Stories of Freedom

Freedom. I’m not sure how that word strikes you. Perhaps it’s a reminder to pause and take a deep breath before tackling the rest of your day. Maybe it’s elusive—a word you’ve heard all your life and have longed to fully grasp.


Hearing the word freedom may even cause you some fear since it means surrender and surrender can be scary.


I don’t know your story, but I know what Jesus desires for you—He wants you to be free.


Labels were a big part of my life growing up and into my 20s. The ones I owned and wore most often were “too much,” “not enough,” “broken,” and “useless.” I didn’t particularly like any of them, but they were what I knew; I thought they defined me.


In my mid-20s I experienced a couple of major health crises. In the space of a year I contracted a rare, deadly bacterial infection. And I learned that my knees were severely deformed, requiring major reconstructive surgery to keep me out of a wheelchair.


A Dark Season

This was also a period of great difficulty for me in ministry. Leaders I had trusted had deeply wounded me. Their treatment confirmed that the labels I was wearing were accurate.


But in that season of darkness, at the bottom of all that I thought I knew and had planned, I found freedom. Freedom is often found where we don’t look for it.


Broken and defeated, I looked up and saw my Savior. He extended His hand, and I grabbed on with both of mine. I cried, I questioned, I was angry—but I never looked back.


In my brokenness I came to realize the labels I had been wearing were lies. They were comfortable for me because they were what I knew.


Swimming in the Deep

True freedom requires great courage because you must intentionally let go of all that is familiar and step toward the unknown. I knew my labels. I knew how to manage them, and I knew how to wear them.


Stepping into freedom means stepping into the completely unknown. I call it “swimming in the deep.”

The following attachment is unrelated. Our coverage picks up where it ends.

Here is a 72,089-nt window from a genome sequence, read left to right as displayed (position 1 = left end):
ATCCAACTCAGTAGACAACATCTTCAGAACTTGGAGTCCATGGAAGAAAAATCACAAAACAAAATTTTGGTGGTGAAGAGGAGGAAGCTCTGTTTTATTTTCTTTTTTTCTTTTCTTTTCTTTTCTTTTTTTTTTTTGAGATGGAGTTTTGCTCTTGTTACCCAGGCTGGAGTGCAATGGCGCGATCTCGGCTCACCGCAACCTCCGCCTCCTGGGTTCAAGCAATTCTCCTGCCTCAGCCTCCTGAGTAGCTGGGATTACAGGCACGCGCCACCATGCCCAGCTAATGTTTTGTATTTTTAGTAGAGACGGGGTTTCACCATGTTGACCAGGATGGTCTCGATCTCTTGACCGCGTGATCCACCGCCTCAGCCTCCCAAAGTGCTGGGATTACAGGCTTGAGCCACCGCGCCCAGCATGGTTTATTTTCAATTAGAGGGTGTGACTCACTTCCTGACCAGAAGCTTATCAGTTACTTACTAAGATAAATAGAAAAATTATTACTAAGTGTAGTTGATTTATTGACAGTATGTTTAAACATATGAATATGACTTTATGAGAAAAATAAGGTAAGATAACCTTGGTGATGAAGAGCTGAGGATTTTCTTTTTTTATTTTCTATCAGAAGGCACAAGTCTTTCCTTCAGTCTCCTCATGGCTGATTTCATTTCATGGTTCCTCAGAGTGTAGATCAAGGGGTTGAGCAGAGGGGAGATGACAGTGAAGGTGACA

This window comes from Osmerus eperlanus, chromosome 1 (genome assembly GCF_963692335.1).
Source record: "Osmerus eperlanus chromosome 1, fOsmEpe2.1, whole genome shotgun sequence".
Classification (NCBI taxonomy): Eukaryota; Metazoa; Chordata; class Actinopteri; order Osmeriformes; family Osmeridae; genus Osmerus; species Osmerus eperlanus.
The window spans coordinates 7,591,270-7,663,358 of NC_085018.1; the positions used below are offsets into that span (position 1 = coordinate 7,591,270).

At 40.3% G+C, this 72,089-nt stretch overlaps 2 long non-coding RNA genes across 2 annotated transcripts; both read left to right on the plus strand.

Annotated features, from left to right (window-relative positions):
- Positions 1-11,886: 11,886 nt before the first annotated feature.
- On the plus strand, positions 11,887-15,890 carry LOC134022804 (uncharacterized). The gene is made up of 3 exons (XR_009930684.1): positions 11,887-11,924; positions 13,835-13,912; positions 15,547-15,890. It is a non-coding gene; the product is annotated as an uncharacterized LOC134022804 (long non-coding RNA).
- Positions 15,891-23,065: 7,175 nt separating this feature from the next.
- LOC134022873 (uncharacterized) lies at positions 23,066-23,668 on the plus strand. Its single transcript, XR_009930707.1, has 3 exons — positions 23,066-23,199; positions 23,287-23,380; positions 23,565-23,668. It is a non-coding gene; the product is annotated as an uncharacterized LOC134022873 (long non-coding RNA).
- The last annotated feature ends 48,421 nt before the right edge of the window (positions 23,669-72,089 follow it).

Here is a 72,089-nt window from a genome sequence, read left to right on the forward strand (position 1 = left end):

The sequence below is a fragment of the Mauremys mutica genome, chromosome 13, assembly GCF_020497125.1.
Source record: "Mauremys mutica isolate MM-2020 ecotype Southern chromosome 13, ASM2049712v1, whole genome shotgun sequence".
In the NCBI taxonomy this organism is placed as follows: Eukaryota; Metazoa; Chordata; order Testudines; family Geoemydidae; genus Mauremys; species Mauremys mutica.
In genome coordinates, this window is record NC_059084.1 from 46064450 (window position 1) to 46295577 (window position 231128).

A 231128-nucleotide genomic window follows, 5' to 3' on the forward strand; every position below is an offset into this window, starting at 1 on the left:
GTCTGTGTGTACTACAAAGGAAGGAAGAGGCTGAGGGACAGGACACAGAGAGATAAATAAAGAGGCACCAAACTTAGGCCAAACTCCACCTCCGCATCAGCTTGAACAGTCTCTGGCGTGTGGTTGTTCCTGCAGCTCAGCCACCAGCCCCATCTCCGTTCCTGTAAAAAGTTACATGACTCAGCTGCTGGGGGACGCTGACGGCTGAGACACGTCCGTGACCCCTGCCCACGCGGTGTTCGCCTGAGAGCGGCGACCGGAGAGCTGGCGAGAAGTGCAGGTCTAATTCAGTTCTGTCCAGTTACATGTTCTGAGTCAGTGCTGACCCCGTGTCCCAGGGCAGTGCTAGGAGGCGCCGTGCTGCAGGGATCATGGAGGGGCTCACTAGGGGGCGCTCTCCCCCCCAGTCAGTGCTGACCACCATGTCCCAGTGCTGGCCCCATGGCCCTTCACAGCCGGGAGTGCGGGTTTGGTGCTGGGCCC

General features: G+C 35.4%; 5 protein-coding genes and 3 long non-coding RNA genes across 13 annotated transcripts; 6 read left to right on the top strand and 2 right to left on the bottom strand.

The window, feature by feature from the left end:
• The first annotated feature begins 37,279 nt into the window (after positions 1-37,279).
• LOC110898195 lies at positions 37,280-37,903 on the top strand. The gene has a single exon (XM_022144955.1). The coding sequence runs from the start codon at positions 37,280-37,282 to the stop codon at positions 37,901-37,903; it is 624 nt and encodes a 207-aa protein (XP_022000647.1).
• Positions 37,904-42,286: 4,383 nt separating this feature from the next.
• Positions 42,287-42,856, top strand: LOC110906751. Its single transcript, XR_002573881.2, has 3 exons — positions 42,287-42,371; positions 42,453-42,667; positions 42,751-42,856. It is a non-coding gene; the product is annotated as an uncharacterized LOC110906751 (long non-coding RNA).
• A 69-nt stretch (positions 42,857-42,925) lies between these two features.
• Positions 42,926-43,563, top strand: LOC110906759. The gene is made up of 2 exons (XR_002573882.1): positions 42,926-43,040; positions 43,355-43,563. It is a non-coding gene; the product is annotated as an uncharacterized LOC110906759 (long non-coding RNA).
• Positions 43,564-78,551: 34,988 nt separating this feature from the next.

I think most of us live our Christian lives on the shore of the ocean of God’s story. God can bless us on the shore because He is a kind and gracious God. However, swimming in the deep is where God desires us to be.


I was sick of living on the shore. I was sick of the labels that had defined me for so long. Like a messy toddler I ran into the ocean of God’s story—His promises.


I ran until I couldn’t touch the sand anymore and fear gripped me and yelled at me to turn back. I was tired of fear, so I shouted louder and told it to get out of my story. And I let my Savior take over—I found freedom in surrender.


A New Anthem

I clung to Bible verses about freedom, repeating them over-and-over again, until my mantra became my anthem.


“So if the Son sets you free, you will be free indeed,” (John 8:36).

“You … were called to be free,” (Galatians 5:13).

“ … I have called you by name, you are mine,” (Isaiah 43:1b, NLT).

“ … forgetting what lies behind and reaching forward to what lies ahead,” (Philippians 3:12, NASB).


Freedom is a daily surrender. It’s a moment-by-moment intentional flinging of yourself into the arms of your Father. It’s releasing control to the Holy Spirit and recognizing “all my humanness cannot accomplish the work of the Holy Spirit.” It’s taking a deep breath and knowing that nobody writes your story better than the Creator of you.


“I sought the Lord, and he heard me, and he delivered me from all my fears,” (Psalm 34:4).


*originally published in Great Commission Women’s Engage newsletter November